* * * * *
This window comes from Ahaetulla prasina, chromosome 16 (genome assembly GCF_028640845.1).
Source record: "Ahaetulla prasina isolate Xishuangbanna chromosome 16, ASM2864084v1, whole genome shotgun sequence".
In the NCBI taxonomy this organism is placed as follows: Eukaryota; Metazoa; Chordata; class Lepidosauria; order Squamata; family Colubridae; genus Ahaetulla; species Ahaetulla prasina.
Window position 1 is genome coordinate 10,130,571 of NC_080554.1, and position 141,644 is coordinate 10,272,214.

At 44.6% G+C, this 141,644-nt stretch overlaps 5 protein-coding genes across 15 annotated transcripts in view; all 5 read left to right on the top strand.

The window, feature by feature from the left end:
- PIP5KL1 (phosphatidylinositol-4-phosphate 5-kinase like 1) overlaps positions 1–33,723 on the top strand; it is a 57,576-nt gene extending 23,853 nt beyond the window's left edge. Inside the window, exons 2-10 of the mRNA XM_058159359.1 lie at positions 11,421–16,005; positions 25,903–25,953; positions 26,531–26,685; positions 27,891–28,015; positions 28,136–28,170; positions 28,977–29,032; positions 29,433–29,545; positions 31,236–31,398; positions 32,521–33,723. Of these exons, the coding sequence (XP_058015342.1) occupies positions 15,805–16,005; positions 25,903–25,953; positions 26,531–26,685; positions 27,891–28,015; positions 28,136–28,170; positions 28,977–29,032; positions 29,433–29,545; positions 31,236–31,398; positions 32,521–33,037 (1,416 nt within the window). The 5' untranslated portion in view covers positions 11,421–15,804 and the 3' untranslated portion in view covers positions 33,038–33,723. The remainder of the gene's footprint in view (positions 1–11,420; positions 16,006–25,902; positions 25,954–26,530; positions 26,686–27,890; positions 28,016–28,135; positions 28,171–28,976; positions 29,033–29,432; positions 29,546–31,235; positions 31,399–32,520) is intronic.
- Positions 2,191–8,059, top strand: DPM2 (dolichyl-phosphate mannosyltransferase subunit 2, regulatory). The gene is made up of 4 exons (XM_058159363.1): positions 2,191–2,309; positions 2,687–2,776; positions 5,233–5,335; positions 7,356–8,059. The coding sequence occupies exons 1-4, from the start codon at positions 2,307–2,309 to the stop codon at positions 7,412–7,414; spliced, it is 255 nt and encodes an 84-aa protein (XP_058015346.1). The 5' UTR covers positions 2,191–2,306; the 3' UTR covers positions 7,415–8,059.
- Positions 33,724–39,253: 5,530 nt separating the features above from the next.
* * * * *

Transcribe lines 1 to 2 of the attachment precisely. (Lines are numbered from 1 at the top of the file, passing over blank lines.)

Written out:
This window comes from Ahaetulla prasina, chromosome 16 (genome assembly GCF_028640845.1).
Source record: "Ahaetulla prasina isolate Xishuangbanna chromosome 16, ASM2864084v1, whole genome shotgun sequence".